I Wear the Black Hat is Chuck Klosterman's sixth book of cultural essays and the first one to explore villainy in all of its forms.
The rise of broadband Internet and the coming of the Great Recession have combined over the past several years to create a perfect storm for many different types of magazines. The 2000s and early 2010s have seen many respected publications end, either converting to online editions or shutting down entirely. So many magazines have closed over this time period that I have become convinced that I should chronicle some of our former print resources and point out the online resources that have replaced them. So, let’s take some time to reminisce over the fate of those wonderful magazines that used to be in our stacks, and look at the Web sites and databases vying to replace them.
If you’re in the mood for a harrowing reality check, Neil Postman’s Amusing Ourselves to Death is the antidote to your craving. Postman’s revelatory book was initially published in the 1980s, but his exploration of America’s preoccupation with entertainment is still sharp and pertinent. And it has retained its power to make us re-think the role of technology in our everyday lives.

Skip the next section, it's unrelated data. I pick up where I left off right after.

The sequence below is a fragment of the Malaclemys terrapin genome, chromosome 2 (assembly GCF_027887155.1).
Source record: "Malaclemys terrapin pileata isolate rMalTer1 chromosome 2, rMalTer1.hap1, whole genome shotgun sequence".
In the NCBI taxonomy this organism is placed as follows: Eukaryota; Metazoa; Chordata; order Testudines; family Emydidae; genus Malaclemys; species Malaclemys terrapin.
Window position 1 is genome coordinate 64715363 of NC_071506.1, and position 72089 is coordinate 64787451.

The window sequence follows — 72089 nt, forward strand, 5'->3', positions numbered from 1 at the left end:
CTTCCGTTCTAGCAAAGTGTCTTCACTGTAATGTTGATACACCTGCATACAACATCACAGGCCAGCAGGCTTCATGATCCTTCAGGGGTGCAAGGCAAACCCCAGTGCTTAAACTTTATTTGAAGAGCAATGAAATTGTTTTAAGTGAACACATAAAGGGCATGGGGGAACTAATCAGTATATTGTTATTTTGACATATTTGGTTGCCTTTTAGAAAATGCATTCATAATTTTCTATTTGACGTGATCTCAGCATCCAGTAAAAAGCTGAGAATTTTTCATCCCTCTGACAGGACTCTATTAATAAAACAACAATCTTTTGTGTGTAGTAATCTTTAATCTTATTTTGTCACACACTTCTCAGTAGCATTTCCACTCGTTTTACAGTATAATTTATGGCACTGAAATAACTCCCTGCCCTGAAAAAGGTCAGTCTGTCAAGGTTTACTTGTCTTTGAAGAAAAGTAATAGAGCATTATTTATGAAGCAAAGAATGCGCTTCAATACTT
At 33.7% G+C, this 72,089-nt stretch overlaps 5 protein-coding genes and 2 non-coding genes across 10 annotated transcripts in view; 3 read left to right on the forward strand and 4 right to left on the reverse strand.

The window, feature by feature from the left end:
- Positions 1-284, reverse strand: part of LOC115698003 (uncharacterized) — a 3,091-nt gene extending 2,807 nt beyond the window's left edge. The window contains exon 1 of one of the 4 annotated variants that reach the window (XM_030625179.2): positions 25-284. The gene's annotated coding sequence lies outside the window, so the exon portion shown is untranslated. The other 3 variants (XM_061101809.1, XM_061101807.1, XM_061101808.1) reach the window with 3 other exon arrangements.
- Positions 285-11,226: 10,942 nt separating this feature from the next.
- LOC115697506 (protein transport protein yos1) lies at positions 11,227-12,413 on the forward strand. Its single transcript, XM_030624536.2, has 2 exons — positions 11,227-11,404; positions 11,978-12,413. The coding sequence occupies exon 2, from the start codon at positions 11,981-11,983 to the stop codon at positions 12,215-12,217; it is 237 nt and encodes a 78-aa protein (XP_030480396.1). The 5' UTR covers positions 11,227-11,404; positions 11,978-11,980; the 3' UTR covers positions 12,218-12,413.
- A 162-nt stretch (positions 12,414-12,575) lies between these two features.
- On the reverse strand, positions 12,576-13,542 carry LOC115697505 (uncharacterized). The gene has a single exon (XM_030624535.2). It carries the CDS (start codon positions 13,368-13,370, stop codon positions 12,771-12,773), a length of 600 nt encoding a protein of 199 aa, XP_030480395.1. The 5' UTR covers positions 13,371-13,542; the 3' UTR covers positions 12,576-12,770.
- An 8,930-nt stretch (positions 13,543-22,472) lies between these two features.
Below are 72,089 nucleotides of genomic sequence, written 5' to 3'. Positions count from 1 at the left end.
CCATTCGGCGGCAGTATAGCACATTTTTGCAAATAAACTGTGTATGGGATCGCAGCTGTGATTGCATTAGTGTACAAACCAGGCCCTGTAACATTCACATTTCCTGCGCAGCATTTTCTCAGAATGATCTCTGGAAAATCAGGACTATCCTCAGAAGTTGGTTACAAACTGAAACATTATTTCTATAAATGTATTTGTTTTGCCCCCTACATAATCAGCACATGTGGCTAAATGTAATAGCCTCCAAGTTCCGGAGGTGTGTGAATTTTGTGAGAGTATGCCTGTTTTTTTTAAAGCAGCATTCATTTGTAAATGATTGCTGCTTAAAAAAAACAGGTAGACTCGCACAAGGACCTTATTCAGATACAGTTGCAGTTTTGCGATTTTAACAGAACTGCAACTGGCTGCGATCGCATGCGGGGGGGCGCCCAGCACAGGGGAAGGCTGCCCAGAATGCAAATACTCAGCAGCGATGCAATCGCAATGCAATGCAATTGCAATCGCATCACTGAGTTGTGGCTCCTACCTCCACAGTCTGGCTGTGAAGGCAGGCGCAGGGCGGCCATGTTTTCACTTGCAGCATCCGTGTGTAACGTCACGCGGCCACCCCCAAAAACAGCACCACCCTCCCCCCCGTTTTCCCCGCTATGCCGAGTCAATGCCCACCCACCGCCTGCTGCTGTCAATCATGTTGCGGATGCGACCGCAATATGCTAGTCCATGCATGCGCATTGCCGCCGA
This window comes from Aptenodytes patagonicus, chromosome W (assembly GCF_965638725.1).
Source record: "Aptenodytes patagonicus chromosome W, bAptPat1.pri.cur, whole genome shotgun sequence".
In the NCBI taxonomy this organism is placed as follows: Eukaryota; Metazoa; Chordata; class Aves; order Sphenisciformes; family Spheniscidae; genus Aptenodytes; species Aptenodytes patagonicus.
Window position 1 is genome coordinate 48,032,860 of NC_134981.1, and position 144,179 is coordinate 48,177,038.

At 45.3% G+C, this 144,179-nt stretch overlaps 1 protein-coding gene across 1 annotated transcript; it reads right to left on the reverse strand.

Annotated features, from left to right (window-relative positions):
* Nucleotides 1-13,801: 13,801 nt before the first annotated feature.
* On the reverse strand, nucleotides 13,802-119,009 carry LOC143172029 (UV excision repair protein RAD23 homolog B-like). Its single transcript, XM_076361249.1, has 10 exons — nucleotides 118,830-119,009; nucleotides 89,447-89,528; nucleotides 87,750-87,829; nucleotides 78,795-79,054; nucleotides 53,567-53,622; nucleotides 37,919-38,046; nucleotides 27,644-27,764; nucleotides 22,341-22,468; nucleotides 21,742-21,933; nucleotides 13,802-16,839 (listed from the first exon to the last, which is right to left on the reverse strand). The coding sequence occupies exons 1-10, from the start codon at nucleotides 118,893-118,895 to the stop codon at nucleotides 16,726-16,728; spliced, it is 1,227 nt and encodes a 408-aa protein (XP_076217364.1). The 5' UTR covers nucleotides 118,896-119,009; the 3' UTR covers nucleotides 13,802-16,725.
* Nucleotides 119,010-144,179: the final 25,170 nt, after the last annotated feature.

Throughout Amusing Ourselves to Death, Postman questions how the content of our culture has been radically altered by the emergence of new media. As he states, “our notions of truth and our ideas of intelligence have changed as a result of new media displacing the old.” The assertion that cultural practices and technologies constantly influence and respond to one another might seem like a value neutral observation, but as Postman delves deeper into his analysis, it becomes obvious that he views the shift from the Age of Exposition (text-based communication) to the Age of Show Business (image-based communication) as a profoundly problematic and troubling phenomenon.